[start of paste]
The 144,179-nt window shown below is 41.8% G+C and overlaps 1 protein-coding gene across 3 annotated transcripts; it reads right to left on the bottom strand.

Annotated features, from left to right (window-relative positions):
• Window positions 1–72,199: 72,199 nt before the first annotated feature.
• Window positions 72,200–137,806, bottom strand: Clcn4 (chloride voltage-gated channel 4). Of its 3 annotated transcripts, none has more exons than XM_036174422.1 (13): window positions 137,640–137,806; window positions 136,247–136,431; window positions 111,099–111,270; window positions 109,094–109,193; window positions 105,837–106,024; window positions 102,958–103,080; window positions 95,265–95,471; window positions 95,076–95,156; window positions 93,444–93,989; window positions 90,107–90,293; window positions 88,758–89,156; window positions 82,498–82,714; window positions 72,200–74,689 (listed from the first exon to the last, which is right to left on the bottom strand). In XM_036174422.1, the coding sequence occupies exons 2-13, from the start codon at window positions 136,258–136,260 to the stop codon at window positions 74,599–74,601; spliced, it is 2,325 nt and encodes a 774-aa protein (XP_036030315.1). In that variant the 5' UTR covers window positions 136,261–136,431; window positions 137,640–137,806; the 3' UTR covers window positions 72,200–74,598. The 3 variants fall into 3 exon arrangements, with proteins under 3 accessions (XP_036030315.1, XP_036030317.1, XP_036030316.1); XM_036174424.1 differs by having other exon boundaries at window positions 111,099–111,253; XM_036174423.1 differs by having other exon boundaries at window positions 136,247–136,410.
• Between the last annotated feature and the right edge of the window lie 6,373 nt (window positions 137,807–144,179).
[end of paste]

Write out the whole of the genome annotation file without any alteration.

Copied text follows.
The 144,179-nt window shown below is 41.8% G+C and overlaps 1 protein-coding gene across 3 annotated transcripts; it reads right to left on the bottom strand.

Annotated features, from left to right (window-relative positions):
• Window positions 1–72,199: 72,199 nt before the first annotated feature.
• Window positions 72,200–137,806, bottom strand: Clcn4 (chloride voltage-gated channel 4). Of its 3 annotated transcripts, none has more exons than XM_036174422.1 (13): window positions 137,640–137,806; window positions 136,247–136,431; window positions 111,099–111,270; window positions 109,094–109,193; window positions 105,837–106,024; window positions 102,958–103,080; window positions 95,265–95,471; window positions 95,076–95,156; window positions 93,444–93,989; window positions 90,107–90,293; window positions 88,758–89,156; window positions 82,498–82,714; window positions 72,200–74,689 (listed from the first exon to the last, which is right to left on the bottom strand). In XM_036174422.1, the coding sequence occupies exons 2-13, from the start codon at window positions 136,258–136,260 to the stop codon at window positions 74,599–74,601; spliced, it is 2,325 nt and encodes a 774-aa protein (XP_036030315.1). In that variant the 5' UTR covers window positions 136,261–136,431; window positions 137,640–137,806; the 3' UTR covers window positions 72,200–74,598. The 3 variants fall into 3 exon arrangements, with proteins under 3 accessions (XP_036030315.1, XP_036030317.1, XP_036030316.1); XM_036174424.1 differs by having other exon boundaries at window positions 111,099–111,253; XM_036174423.1 differs by having other exon boundaries at window positions 136,247–136,410.
• Between the last annotated feature and the right edge of the window lie 6,373 nt (window positions 137,807–144,179).